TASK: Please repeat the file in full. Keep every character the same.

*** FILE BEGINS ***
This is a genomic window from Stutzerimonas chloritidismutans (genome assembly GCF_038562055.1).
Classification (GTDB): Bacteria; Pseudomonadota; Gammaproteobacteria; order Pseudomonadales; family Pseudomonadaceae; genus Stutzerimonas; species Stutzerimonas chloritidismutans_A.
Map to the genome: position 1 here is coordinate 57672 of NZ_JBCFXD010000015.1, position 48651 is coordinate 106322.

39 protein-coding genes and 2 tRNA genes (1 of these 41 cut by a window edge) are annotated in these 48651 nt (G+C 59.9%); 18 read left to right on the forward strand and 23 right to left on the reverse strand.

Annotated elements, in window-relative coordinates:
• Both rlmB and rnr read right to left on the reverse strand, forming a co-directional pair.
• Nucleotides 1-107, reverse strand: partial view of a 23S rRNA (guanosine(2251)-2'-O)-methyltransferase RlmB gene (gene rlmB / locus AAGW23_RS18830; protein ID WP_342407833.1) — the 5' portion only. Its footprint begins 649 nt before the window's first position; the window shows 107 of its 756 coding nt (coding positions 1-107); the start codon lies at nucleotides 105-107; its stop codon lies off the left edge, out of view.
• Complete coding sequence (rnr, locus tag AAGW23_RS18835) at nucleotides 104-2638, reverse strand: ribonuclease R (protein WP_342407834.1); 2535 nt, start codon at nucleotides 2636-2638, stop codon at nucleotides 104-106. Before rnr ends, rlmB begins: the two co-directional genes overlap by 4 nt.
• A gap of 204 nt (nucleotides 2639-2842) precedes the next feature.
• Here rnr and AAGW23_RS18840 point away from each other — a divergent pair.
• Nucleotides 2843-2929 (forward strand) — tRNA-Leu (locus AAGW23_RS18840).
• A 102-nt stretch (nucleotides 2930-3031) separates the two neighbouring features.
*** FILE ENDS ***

This is a genomic window from Stutzerimonas chloritidismutans (genome assembly GCF_038562055.1).
Classification (GTDB): Bacteria; Pseudomonadota; Gammaproteobacteria; order Pseudomonadales; family Pseudomonadaceae; genus Stutzerimonas; species Stutzerimonas chloritidismutans_A.
Map to the genome: position 1 here is coordinate 57672 of NZ_JBCFXD010000015.1, position 48651 is coordinate 106322.

39 protein-coding genes and 2 tRNA genes (1 of these 41 cut by a window edge) are annotated in these 48651 nt (G+C 59.9%); 18 read left to right on the forward strand and 23 right to left on the reverse strand.

Annotated elements, in window-relative coordinates:
• Both rlmB and rnr read right to left on the reverse strand, forming a co-directional pair.
• Nucleotides 1-107, reverse strand: partial view of a 23S rRNA (guanosine(2251)-2'-O)-methyltransferase RlmB gene (gene rlmB / locus AAGW23_RS18830; protein ID WP_342407833.1) — the 5' portion only. Its footprint begins 649 nt before the window's first position; the window shows 107 of its 756 coding nt (coding positions 1-107); the start codon lies at nucleotides 105-107; its stop codon lies off the left edge, out of view.
• Complete coding sequence (rnr, locus tag AAGW23_RS18835) at nucleotides 104-2638, reverse strand: ribonuclease R (protein WP_342407834.1); 2535 nt, start codon at nucleotides 2636-2638, stop codon at nucleotides 104-106. Before rnr ends, rlmB begins: the two co-directional genes overlap by 4 nt.
• A gap of 204 nt (nucleotides 2639-2842) precedes the next feature.
• Here rnr and AAGW23_RS18840 point away from each other — a divergent pair.
• Nucleotides 2843-2929 (forward strand) — tRNA-Leu (locus AAGW23_RS18840).
• A 102-nt stretch (nucleotides 2930-3031) separates the two neighbouring features.